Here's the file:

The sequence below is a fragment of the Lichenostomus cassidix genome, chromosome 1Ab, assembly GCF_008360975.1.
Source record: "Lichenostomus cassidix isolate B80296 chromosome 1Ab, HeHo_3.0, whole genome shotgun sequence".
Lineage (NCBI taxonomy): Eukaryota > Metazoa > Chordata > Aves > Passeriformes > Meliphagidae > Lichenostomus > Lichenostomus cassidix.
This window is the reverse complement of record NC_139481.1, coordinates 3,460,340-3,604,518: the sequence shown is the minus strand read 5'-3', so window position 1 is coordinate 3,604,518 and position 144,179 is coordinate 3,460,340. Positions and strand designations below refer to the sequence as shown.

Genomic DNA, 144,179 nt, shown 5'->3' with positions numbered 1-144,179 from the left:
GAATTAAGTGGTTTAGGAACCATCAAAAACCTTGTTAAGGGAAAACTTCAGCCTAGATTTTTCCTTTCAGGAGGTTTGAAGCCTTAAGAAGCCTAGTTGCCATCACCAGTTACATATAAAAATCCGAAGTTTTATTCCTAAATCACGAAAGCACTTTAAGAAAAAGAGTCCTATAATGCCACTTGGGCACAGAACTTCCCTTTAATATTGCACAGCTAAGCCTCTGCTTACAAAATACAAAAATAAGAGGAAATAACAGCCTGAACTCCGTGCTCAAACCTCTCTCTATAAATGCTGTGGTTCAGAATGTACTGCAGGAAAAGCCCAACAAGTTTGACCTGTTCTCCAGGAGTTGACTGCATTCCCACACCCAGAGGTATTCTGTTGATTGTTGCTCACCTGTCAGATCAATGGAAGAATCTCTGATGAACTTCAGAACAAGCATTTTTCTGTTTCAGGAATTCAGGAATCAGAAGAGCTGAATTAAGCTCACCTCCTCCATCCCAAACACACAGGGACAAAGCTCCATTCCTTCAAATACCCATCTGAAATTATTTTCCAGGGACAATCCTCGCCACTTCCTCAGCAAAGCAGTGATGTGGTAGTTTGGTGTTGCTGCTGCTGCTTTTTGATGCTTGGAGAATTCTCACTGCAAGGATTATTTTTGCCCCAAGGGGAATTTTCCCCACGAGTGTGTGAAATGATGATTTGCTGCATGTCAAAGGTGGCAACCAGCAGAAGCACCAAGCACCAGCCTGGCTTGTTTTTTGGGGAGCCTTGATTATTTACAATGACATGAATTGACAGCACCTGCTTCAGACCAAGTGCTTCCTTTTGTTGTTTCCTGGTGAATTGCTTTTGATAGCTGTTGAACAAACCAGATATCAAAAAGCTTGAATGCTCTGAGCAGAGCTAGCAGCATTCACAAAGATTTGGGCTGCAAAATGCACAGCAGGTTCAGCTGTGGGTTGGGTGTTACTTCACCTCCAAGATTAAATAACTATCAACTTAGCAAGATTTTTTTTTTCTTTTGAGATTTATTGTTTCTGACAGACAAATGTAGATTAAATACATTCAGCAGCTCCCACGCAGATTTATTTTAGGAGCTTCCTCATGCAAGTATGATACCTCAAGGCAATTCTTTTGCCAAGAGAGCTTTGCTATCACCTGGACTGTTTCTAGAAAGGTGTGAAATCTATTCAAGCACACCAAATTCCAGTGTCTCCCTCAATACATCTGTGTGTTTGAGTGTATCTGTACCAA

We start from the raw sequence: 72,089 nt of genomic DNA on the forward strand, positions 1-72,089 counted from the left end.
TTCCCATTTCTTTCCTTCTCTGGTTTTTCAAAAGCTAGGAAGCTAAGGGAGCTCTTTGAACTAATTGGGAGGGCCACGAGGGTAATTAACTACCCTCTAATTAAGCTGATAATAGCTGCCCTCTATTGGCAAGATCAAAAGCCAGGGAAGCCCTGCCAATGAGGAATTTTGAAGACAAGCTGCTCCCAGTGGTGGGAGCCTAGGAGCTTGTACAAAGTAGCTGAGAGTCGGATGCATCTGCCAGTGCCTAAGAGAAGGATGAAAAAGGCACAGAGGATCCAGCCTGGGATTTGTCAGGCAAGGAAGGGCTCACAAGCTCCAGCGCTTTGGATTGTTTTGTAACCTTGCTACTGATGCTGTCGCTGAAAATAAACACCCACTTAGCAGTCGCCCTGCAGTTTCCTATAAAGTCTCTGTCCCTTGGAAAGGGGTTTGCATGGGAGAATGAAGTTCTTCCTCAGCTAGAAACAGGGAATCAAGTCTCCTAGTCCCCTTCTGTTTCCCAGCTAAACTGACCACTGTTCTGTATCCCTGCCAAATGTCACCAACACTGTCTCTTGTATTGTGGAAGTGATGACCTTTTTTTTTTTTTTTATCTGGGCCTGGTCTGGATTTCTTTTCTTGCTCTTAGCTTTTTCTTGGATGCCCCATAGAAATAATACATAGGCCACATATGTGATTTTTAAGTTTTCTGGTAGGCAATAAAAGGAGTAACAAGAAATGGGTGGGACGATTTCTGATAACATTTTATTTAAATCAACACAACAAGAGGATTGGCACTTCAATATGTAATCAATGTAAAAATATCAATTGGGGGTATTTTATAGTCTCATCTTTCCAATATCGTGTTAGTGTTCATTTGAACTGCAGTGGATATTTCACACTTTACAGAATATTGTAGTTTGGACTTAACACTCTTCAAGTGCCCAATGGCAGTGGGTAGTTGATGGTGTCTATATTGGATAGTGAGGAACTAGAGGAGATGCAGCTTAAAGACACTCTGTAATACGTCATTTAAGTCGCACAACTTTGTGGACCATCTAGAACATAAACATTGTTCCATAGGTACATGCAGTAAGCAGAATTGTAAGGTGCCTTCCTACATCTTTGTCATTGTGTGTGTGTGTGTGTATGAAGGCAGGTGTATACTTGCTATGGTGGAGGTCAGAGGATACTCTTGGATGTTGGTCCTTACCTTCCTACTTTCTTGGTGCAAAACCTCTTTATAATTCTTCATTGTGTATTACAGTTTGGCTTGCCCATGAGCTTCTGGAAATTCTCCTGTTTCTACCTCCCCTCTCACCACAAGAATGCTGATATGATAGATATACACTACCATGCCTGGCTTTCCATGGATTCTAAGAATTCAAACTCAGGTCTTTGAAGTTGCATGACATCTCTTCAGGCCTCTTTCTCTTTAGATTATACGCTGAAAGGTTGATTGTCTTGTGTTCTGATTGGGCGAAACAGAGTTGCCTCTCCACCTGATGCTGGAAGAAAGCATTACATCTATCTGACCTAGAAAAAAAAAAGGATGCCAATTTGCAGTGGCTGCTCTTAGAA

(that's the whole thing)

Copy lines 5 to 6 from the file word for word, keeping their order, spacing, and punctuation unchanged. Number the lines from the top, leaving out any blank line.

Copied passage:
Genomic DNA, 144,179 nt, shown 5'->3' with positions numbered 1-144,179 from the left:
GAATTAAGTGGTTTAGGAACCATCAAAAACCTTGTTAAGGGAAAACTTCAGCCTAGATTTTTCCTTTCAGGAGGTTTGAAGCCTTAAGAAGCCTAGTTGCCATCACCAGTTACATATAAAAATCCGAAGTTTTATTCCTAAATCACGAAAGCACTTTAAGAAAAAGAGTCCTATAATGCCACTTGGGCACAGAACTTCCCTTTAATATTGCACAGCTAAGCCTCTGCTTACAAAATACAAAAATAAGAGGAAATAACAGCCTGAACTCCGTGCTCAAACCTCTCTCTATAAATGCTGTGGTTCAGAATGTACTGCAGGAAAAGCCCAACAAGTTTGACCTGTTCTCCAGGAGTTGACTGCATTCCCACACCCAGAGGTATTCTGTTGATTGTTGCTCACCTGTCAGATCAATGGAAGAATCTCTGATGAACTTCAGAACAAGCATTTTTCTGTTTCAGGAATTCAGGAATCAGAAGAGCTGAATTAAGCTCACCTCCTCCATCCCAAACACACAGGGACAAAGCTCCATTCCTTCAAATACCCATCTGAAATTATTTTCCAGGGACAATCCTCGCCACTTCCTCAGCAAAGCAGTGATGTGGTAGTTTGGTGTTGCTGCTGCTGCTTTTTGATGCTTGGAGAATTCTCACTGCAAGGATTATTTTTGCCCCAAGGGGAATTTTCCCCACGAGTGTGTGAAATGATGATTTGCTGCATGTCAAAGGTGGCAACCAGCAGAAGCACCAAGCACCAGCCTGGCTTGTTTTTTGGGGAGCCTTGATTATTTACAATGACATGAATTGACAGCACCTGCTTCAGACCAAGTGCTTCCTTTTGTTGTTTCCTGGTGAATTGCTTTTGATAGCTGTTGAACAAACCAGATATCAAAAAGCTTGAATGCTCTGAGCAGAGCTAGCAGCATTCACAAAGATTTGGGCTGCAAAATGCACAGCAGGTTCAGCTGTGGGTTGGGTGTTACTTCACCTCCAAGATTAAATAACTATCAACTTAGCAAGATTTTTTTTTTCTTTTGAGATTTATTGTTTCTGACAGACAAATGTAGATTAAATACATTCAGCAGCTCCCACGCAGATTTATTTTAGGAGCTTCCTCATGCAAGTATGATACCTCAAGGCAATTCTTTTGCCAAGAGAGCTTTGCTATCACCTGGACTGTTTCTAGAAAGGTGTGAAATCTATTCAAGCACACCAAATTCCAGTGTCTCCCTCAATACATCTGTGTGTTTGAGTGTATCTGTACCAA